Marketing Case Study: Mailing List Fail

In this edition of “I Have a Story,” The Marketing Writer’s blog, we present a marketing case study that underscores the importance of a clean direct mail list.

Direct mail continues to produce strong results with an average response rate of 9% for house lists. A house list is a list of a business’ customers or people with whom the business has a connection.

Prospect lists also do well these days with an average 4.9% response rate. Prospect lists can be sourced from other companies, compiled from public directories, gathered from subscribers of magazines, or rented from sweepstakes and coupon companies. The results of a mailing using either a house or prospect lists depend, of course, not just on the list, but on three additional factors: the offer, timing, creative.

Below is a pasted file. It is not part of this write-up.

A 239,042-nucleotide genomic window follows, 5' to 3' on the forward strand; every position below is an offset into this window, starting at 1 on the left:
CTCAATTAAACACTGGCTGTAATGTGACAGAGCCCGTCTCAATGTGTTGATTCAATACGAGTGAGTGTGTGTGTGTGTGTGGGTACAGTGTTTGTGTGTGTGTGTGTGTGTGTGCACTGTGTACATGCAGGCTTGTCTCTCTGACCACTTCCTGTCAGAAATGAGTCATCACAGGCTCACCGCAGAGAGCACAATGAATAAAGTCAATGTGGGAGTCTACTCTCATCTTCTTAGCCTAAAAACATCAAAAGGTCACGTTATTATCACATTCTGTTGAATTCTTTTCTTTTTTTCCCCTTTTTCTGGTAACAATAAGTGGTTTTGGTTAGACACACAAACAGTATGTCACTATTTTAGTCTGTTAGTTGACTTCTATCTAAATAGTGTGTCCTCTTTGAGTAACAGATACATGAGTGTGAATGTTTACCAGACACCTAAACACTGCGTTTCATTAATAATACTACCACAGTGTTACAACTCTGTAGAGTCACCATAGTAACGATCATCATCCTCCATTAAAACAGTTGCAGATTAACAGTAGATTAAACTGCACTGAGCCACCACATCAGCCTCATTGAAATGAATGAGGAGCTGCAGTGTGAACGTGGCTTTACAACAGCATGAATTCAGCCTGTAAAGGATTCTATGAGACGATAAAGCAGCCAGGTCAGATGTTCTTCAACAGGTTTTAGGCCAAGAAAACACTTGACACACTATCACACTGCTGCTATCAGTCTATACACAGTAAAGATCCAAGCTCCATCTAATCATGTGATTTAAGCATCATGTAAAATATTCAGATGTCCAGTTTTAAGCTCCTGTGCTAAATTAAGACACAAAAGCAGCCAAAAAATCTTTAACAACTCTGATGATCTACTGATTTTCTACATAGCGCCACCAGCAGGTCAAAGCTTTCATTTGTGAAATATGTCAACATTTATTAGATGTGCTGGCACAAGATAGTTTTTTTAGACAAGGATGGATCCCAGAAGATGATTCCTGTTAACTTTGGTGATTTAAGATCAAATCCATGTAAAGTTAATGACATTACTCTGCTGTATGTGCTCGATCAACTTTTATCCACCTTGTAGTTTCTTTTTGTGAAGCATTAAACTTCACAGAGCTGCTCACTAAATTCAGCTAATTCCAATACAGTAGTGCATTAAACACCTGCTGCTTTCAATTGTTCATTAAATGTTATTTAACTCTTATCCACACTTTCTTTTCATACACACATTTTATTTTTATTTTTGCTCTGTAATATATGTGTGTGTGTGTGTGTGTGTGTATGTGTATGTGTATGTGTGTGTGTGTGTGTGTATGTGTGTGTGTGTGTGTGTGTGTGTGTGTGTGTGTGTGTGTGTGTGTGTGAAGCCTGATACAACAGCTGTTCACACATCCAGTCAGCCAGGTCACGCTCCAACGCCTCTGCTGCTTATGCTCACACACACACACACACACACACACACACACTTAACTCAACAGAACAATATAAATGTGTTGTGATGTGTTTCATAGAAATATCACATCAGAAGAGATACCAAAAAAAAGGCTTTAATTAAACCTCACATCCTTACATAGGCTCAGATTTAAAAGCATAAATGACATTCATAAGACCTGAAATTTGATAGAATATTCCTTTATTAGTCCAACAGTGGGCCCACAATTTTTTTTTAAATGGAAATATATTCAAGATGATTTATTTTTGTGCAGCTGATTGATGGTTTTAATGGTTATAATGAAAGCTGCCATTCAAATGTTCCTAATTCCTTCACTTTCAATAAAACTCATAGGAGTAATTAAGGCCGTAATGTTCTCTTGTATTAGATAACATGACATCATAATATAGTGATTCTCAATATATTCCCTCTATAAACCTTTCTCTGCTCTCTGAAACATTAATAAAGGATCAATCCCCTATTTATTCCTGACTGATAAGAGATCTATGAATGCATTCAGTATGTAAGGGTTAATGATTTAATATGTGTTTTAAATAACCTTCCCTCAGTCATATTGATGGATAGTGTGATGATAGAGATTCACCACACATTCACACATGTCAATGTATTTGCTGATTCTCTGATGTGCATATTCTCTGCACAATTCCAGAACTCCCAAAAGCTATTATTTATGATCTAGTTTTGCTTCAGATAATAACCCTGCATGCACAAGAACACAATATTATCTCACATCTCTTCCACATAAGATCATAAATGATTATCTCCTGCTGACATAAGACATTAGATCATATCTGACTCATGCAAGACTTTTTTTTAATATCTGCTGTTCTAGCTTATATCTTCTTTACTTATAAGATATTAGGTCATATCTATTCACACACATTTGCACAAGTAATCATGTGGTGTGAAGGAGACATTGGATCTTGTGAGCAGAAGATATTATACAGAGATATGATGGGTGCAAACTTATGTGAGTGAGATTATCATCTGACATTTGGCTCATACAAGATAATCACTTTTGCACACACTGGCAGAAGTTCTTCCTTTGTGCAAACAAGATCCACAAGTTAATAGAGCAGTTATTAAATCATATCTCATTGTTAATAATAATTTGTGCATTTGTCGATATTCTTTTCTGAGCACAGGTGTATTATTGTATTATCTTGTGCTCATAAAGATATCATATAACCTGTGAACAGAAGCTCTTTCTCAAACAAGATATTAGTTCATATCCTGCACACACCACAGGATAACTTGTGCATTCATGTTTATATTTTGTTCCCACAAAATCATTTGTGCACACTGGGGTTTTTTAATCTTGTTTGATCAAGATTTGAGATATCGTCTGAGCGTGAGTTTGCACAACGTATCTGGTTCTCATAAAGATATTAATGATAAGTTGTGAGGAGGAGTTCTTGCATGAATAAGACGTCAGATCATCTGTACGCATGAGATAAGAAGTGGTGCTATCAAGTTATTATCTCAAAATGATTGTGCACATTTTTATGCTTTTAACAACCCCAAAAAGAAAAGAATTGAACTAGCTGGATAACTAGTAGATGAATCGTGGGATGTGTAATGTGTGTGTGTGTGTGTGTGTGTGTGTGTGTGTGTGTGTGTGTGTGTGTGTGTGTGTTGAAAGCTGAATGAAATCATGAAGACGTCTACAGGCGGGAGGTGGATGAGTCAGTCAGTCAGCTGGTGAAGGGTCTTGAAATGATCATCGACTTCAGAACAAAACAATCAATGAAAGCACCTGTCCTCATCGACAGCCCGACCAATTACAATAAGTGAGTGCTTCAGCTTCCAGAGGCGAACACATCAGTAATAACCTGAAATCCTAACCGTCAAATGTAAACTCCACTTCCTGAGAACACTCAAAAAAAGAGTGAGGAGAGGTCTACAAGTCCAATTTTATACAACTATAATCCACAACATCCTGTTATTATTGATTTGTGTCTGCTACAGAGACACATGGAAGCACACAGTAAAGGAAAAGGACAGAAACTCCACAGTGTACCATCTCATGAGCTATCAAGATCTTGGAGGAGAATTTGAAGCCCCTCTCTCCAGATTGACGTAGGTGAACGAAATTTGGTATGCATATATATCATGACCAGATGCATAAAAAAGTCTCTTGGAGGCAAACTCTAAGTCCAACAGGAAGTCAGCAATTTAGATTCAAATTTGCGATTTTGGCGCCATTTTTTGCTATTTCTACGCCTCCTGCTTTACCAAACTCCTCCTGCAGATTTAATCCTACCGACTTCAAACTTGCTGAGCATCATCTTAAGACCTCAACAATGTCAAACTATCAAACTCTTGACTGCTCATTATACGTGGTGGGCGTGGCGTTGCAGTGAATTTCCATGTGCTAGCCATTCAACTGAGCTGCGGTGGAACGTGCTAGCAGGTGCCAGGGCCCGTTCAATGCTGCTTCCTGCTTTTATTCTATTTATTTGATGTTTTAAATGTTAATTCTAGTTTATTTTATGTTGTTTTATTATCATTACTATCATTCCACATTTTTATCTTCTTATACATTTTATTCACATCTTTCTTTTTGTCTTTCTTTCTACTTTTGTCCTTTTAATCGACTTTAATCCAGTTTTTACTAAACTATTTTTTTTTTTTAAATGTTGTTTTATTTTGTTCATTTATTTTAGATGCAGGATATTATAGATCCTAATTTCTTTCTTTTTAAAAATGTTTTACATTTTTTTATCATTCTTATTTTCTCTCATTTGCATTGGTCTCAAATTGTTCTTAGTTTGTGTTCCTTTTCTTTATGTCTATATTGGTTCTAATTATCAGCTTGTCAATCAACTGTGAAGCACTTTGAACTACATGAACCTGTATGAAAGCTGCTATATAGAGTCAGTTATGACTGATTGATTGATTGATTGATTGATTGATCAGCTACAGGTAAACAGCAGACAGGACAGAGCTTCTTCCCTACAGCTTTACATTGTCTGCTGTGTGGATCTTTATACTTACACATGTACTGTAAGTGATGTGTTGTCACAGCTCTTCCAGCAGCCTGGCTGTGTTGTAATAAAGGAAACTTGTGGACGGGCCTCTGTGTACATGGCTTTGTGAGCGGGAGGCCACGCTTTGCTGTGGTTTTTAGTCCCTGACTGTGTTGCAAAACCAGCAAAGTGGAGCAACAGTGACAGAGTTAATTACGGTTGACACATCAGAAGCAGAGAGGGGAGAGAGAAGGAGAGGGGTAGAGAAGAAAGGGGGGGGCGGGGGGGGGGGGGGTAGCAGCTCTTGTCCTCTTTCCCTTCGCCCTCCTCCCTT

This marketing case study looks at how a company got everything right…except for the mailing list.

It’s a company you may have heard about: Chewy.com.

Marketing Case Study: Pet Product Company Mailing List Fail

Chewy.com is an online retailer of pet products selling everything from dog training equipment to goldfish food. They are known for great customer service, fast shipping, and competitive pricing.

A few months ago, we received an offer of $15 off of our first order. With seven cats and a new puppy on the way, we gladly used our coupon and were delighted with the entire ordering experience. We purchased cat food and continued to hope for more offers from the company via email, but the offers we received were for specialty products and gourmet foods, which our rescued cats don’t get. (Sorry, fellas, but y’all just showed up here…you get what you get, and that’s Friskies and Meow Mix.)

Marketing Case Study: Direct Mailing List Failure

Then in July, we received another mailer from Chewy.com. This mailer touted $15 off again. We held onto it knowing our new puppy, Zeke, would arrive in August and need some items.